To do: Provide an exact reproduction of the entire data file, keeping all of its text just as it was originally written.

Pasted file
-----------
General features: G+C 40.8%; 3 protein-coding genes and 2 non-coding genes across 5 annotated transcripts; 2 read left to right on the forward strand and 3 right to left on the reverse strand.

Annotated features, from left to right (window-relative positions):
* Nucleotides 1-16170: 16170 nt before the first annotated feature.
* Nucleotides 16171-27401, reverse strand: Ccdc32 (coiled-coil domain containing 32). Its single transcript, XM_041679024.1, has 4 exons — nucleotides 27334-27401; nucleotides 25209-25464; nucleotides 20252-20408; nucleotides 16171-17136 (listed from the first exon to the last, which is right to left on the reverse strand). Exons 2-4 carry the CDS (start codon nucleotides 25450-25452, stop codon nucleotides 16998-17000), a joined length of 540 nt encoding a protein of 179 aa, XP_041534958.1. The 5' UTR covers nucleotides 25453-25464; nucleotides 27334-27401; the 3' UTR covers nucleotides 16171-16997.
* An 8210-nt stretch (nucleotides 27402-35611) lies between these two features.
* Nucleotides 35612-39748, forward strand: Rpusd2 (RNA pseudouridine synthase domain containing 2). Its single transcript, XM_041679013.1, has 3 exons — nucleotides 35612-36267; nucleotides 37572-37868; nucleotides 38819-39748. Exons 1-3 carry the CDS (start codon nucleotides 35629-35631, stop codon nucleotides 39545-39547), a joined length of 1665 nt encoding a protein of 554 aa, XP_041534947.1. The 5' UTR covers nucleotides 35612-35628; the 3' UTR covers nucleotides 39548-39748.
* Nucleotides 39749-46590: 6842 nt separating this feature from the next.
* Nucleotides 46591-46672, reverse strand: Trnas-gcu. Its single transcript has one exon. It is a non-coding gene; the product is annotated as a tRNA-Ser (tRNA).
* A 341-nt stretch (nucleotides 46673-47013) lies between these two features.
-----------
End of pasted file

General features: G+C 40.8%; 3 protein-coding genes and 2 non-coding genes across 5 annotated transcripts; 2 read left to right on the forward strand and 3 right to left on the reverse strand.

Annotated features, from left to right (window-relative positions):
* Nucleotides 1-16170: 16170 nt before the first annotated feature.
* Nucleotides 16171-27401, reverse strand: Ccdc32 (coiled-coil domain containing 32). Its single transcript, XM_041679024.1, has 4 exons — nucleotides 27334-27401; nucleotides 25209-25464; nucleotides 20252-20408; nucleotides 16171-17136 (listed from the first exon to the last, which is right to left on the reverse strand). Exons 2-4 carry the CDS (start codon nucleotides 25450-25452, stop codon nucleotides 16998-17000), a joined length of 540 nt encoding a protein of 179 aa, XP_041534958.1. The 5' UTR covers nucleotides 25453-25464; nucleotides 27334-27401; the 3' UTR covers nucleotides 16171-16997.
* An 8210-nt stretch (nucleotides 27402-35611) lies between these two features.
* Nucleotides 35612-39748, forward strand: Rpusd2 (RNA pseudouridine synthase domain containing 2). Its single transcript, XM_041679013.1, has 3 exons — nucleotides 35612-36267; nucleotides 37572-37868; nucleotides 38819-39748. Exons 1-3 carry the CDS (start codon nucleotides 35629-35631, stop codon nucleotides 39545-39547), a joined length of 1665 nt encoding a protein of 554 aa, XP_041534947.1. The 5' UTR covers nucleotides 35612-35628; the 3' UTR covers nucleotides 39548-39748.
* Nucleotides 39749-46590: 6842 nt separating this feature from the next.
* Nucleotides 46591-46672, reverse strand: Trnas-gcu. Its single transcript has one exon. It is a non-coding gene; the product is annotated as a tRNA-Ser (tRNA).
* A 341-nt stretch (nucleotides 46673-47013) lies between these two features.